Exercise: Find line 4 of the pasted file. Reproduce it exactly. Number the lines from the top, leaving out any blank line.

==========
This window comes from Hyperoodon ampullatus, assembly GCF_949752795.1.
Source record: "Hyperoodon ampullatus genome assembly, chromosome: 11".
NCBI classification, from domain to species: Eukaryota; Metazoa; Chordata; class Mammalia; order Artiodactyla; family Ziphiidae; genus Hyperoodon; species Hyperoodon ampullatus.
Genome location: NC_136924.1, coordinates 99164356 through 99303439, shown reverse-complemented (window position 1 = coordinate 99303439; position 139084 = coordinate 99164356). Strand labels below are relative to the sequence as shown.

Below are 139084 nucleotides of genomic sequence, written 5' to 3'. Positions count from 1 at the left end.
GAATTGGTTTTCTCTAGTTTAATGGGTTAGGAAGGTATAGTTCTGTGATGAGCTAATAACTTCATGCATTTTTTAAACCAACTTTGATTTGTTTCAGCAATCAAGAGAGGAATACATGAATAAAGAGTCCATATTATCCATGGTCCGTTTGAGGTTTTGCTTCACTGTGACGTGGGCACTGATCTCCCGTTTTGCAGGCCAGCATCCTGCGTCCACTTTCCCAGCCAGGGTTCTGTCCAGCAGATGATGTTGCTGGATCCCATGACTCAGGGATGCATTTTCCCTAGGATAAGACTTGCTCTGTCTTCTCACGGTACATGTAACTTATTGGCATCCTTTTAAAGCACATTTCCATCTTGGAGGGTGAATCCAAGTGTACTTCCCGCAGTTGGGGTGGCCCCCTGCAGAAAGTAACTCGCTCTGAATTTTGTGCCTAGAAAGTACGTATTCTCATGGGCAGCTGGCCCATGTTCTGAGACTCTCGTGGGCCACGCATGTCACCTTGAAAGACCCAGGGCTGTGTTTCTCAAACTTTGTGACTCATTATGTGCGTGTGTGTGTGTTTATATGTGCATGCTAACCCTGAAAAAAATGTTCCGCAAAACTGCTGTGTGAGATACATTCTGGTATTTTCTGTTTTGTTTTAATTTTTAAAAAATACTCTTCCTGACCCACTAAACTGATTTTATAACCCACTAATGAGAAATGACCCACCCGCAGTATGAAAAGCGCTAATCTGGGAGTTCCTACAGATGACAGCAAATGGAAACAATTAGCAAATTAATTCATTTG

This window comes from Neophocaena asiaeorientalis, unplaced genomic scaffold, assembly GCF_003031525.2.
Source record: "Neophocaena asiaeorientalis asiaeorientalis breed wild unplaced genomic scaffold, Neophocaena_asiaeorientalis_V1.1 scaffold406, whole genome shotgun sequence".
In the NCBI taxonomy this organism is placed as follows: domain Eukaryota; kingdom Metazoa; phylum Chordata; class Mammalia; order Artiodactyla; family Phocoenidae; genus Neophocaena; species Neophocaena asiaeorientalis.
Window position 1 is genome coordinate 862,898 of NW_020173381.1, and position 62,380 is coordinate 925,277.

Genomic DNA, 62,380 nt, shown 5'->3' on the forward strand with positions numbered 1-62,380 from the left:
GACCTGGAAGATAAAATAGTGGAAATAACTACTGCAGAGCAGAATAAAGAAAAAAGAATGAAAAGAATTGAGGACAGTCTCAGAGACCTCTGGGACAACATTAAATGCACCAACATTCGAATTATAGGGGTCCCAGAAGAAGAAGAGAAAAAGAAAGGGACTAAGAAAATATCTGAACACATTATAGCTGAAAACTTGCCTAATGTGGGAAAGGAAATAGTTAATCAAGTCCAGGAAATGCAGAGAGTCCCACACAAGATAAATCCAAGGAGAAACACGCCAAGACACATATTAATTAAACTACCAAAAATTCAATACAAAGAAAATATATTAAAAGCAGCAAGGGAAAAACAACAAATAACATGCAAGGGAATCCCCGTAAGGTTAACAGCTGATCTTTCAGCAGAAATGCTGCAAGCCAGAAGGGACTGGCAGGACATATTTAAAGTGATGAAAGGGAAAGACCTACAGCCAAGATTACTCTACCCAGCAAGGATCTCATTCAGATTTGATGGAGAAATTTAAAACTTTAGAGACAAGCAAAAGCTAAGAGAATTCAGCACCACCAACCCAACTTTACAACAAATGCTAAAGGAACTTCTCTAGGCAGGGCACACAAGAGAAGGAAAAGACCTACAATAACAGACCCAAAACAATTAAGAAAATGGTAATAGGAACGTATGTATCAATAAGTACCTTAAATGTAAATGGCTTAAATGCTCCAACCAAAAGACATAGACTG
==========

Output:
Genome location: NC_136924.1, coordinates 99164356 through 99303439, shown reverse-complemented (window position 1 = coordinate 99303439; position 139084 = coordinate 99164356). Strand labels below are relative to the sequence as shown.